Way back in 1996, I first fell in love with the sport of hockey. My older brother Brandon was watching a Capitals game in the family room and I saw Mark Tinordi crush a guy into the glass. “Is that a penalty?” twelve-year-old me asked. My brother explained that it was legal. I instantly fell in love with the sport.
A few months later, my Dad took my brother and I to a Caps/Rangers game at USAir Arena as a Christmas gift. But my Mom (Jenny) was a different story. She had trouble understanding the sport’s more confusing rules (icing and offsides) and strategy (forechecking). The names would also prove to be difficult. “How did Steve Kon-a-wally-chuck-chuck (Steve Konowalchuk) do? Did Yagger (Jaromir Jagr) score a goal or just mope around?” My Mom would catch a game or two and always pay attention to the hockey highlights on the 11pm news, but the sport always remained on the periphery for her. That has begun to change.
With RMNB becoming such a big part of my life, my Mom has started to watch games more religiously. She even has a favorite player (whose name she can actually pronounce right). So on Christmas, I surprised her with her very first hockey jersey – 20 years after my Dad got my brother and I our first hockey tickets.
Spoiler: she was thrilled.
I got mom an authentic jersey of Braden Holtby.
“I LOVE that guy!” my Mom said of her favorite Caps player. I asked her why.
“He’s a hard worker,” she said. “He’s really a team man. It really makes me mad when those defenders leave him out to dry during games.”
Then she added one other reason.
“He’s also kinda hot looking,” Mom said.
Giving my Mom her first hockey jersey was particularly meaningful for me because it represented a lot of different things. It was nice to legitimately surprise her and repay her for all the wonderful gifts she’s gotten me over the years. It’s also a great feeling when your parents fall in love and totally get behind something you do. But the best part about this gift was that I was even able to give it to her at all. Let me explain.
When I was a senior in high school, my Mom went to the hospital because she was in a lot of pain and her stomach swelled to the size of a beach ball. Doctors weren’t sure what the problem was and after about three weeks of tests, they sent her home with pain killers. That very next night I awoke to an ambulance in our driveway and people rushing up the stairs.
After Frederick Memorial doctors saw Mom, they had an ambulance rush her down to Georgetown University Hospital. They immediately did exploratory stomach surgery. This is what they found: Two-thirds of my Mom’s small intestine and one-third of her large intestine had died due to a blood clot in the portal vein of her liver.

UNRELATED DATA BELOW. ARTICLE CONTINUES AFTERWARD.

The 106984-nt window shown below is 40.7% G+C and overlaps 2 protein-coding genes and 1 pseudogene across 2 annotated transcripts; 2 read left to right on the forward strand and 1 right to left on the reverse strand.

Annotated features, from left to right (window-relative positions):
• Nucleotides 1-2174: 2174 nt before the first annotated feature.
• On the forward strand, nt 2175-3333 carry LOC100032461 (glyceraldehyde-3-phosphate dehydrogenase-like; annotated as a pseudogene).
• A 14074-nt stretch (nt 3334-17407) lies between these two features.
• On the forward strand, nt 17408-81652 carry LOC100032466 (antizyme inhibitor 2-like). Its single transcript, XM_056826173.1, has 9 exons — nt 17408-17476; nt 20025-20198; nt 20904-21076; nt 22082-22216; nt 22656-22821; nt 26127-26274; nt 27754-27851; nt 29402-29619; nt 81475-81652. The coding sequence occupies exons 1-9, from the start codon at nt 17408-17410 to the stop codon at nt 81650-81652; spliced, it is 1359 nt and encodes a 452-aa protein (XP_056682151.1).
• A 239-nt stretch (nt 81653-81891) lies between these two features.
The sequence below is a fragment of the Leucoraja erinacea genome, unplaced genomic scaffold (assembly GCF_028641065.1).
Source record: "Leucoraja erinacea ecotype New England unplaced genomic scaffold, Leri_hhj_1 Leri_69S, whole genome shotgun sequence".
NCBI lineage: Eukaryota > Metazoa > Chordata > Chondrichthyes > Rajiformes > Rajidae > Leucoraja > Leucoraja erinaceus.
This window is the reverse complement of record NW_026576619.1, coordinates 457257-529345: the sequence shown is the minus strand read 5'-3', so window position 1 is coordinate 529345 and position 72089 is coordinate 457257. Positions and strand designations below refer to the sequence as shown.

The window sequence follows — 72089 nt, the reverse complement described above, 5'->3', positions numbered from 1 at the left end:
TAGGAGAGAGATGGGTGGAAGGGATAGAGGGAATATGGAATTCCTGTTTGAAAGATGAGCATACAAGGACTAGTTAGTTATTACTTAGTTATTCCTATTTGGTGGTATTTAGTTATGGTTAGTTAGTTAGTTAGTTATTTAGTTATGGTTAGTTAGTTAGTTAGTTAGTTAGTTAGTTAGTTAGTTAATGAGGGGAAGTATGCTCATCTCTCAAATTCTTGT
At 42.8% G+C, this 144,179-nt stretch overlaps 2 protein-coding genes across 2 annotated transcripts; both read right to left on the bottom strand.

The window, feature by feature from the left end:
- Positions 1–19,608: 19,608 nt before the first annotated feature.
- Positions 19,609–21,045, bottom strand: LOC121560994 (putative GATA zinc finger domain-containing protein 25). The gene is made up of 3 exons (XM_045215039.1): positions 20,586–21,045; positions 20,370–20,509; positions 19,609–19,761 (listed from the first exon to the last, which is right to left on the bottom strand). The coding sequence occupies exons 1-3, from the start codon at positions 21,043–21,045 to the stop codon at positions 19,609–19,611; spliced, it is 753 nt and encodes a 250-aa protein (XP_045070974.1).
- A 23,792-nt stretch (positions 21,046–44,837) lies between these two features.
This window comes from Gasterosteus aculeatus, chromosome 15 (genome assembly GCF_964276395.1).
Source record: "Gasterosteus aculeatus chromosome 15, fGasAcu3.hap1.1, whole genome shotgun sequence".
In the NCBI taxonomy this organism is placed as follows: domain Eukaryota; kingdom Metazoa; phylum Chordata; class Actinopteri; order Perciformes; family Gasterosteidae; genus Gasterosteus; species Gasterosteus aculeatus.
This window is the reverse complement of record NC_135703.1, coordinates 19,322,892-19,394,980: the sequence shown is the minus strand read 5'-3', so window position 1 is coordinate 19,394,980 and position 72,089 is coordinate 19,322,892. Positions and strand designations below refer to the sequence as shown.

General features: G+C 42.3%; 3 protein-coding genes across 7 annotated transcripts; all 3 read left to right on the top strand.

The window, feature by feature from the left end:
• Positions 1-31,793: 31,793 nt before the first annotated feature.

That afternoon, my dad drove up to Frederick High School to take me down to see Mom. She was on a ventilator and facing one more major surgery to reconnect her remaining colon. The doctors were not confident she would survive (I think the chances we were given were 10%). That was really difficult for me as a 17-year-old to process.
The doctors also told us that Mom had Factor V Leiden, an extremely rare blood clotting disorder.
But that next morning, my Mom did survive her surgery. She remained at the hospital and rehabilitated for most of my senior year. During that time, she re-learned how to walk again – even without the help of a walker. And in June 2002, because of all of her hard work and fighting, she made it to my high school graduation. 14 years later, Mom has to visit the doctor a lot and take pills frequently, but you could never tell anything this severe happened.
“It was a horrible ordeal,” Mom said. “Clots continually cause pain until medical intervention. I definitely believe in guardian angels. This is why I take things one day at a time. Sometimes my stomach feels great, other days not so good.”
My Mom fights hard and makes the most out of each and every day. From my perspective, these qualities make her a lot more similar to her favorite hockey player than she might even realize.
So Mom, if you’re reading this (which I know that you are), I’m glad you liked the gift. I hope you know that you’re my hero. Each and every day I have spent with you since you got sick is the best gift anyone has ever given me.
Russian Machine Never Breaks is not associated with the Washington Capitals; Monumental Sports, the NHL, or its properties. Not even a little bit.
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